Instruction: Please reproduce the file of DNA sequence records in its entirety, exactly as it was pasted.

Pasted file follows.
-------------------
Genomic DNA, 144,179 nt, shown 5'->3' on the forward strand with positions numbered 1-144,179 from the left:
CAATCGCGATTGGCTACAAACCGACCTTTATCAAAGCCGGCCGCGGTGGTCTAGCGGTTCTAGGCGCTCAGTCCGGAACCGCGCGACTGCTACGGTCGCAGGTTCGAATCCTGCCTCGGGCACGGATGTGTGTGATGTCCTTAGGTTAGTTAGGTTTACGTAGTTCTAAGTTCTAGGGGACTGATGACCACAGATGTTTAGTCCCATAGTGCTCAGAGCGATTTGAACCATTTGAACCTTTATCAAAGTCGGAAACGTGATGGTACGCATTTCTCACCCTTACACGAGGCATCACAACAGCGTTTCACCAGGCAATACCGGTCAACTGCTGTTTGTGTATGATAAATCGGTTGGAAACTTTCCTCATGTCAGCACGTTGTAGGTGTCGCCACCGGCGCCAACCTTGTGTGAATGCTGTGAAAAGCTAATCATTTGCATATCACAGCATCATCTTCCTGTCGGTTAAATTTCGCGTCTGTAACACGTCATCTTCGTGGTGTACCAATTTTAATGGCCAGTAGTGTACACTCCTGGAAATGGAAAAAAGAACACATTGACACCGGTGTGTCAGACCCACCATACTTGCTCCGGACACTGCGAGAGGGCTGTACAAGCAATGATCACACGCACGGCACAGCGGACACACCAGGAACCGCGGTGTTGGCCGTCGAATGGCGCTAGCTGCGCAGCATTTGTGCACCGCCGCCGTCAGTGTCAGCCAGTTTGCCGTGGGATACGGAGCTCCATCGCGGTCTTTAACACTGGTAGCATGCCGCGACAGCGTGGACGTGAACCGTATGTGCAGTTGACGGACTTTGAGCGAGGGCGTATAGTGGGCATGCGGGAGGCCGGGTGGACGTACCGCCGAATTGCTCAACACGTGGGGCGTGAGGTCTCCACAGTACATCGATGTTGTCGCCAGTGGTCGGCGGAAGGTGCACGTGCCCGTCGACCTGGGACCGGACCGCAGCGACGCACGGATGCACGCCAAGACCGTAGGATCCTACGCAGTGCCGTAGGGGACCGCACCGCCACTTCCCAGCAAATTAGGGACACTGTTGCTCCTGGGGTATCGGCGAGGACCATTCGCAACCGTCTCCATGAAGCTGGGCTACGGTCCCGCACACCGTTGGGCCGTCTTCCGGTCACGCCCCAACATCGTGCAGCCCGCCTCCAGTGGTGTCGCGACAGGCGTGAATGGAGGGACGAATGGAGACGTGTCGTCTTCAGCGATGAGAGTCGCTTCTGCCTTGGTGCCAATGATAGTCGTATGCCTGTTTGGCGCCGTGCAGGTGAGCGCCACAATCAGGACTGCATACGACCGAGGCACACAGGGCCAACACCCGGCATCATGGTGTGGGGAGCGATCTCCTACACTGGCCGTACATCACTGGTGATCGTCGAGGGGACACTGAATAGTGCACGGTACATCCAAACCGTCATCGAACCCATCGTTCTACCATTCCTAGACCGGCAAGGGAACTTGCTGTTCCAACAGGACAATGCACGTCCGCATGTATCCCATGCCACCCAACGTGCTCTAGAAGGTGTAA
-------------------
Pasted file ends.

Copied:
Genomic DNA, 144,179 nt, shown 5'->3' on the forward strand with positions numbered 1-144,179 from the left:
CAATCGCGATTGGCTACAAACCGACCTTTATCAAAGCCGGCCGCGGTGGTCTAGCGGTTCTAGGCGCTCAGTCCGGAACCGCGCGACTGCTACGGTCGCAGGTTCGAATCCTGCCTCGGGCACGGATGTGTGTGATGTCCTTAGGTTAGTTAGGTTTACGTAGTTCTAAGTTCTAGGGGACTGATGACCACAGATGTTTAGTCCCATAGTGCTCAGAGCGATTTGAACCATTTGAACCTTTATCAAAGTCGGAAACGTGATGGTACGCATTTCTCACCCTTACACGAGGCATCACAACAGCGTTTCACCAGGCAATACCGGTCAACTGCTGTTTGTGTATGATAAATCGGTTGGAAACTTTCCTCATGTCAGCACGTTGTAGGTGTCGCCACCGGCGCCAACCTTGTGTGAATGCTGTGAAAAGCTAATCATTTGCATATCACAGCATCATCTTCCTGTCGGTTAAATTTCGCGTCTGTAACACGTCATCTTCGTGGTGTACCAATTTTAATGGCCAGTAGTGTACACTCCTGGAAATGGAAAAAAGAACACATTGACACCGGTGTGTCAGACCCACCATACTTGCTCCGGACACTGCGAGAGGGCTGTACAAGCAATGATCACACGCACGGCACAGCGGACACACCAGGAACCGCGGTGTTGGCCGTCGAATGGCGCTAGCTGCGCAGCATTTGTGCACCGCCGCCGTCAGTGTCAGCCAGTTTGCCGTGGGATACGGAGCTCCATCGCGGTCTTTAACACTGGTAGCATGCCGCGACAGCGTGGACGTGAACCGTATGTGCAGTTGACGGACTTTGAGCGAGGGCGTATAGTGGGCATGCGGGAGGCCGGGTGGACGTACCGCCGAATTGCTCAACACGTGGGGCGTGAGGTCTCCACAGTACATCGATGTTGTCGCCAGTGGTCGGCGGAAGGTGCACGTGCCCGTCGACCTGGGACCGGACCGCAGCGACGCACGGATGCACGCCAAGACCGTAGGATCCTACGCAGTGCCGTAGGGGACCGCACCGCCACTTCCCAGCAAATTAGGGACACTGTTGCTCCTGGGGTATCGGCGAGGACCATTCGCAACCGTCTCCATGAAGCTGGGCTACGGTCCCGCACACCGTTGGGCCGTCTTCCGGTCACGCCCCAACATCGTGCAGCCCGCCTCCAGTGGTGTCGCGACAGGCGTGAATGGAGGGACGAATGGAGACGTGTCGTCTTCAGCGATGAGAGTCGCTTCTGCCTTGGTGCCAATGATAGTCGTATGCCTGTTTGGCGCCGTGCAGGTGAGCGCCACAATCAGGACTGCATACGACCGAGGCACACAGGGCCAACACCCGGCATCATGGTGTGGGGAGCGATCTCCTACACTGGCCGTACATCACTGGTGATCGTCGAGGGGACACTGAATAGTGCACGGTACATCCAAACCGTCATCGAACCCATCGTTCTACCATTCCTAGACCGGCAAGGGAACTTGCTGTTCCAACAGGACAATGCACGTCCGCATGTATCCCATGCCACCCAACGTGCTCTAGAAGGTGTAA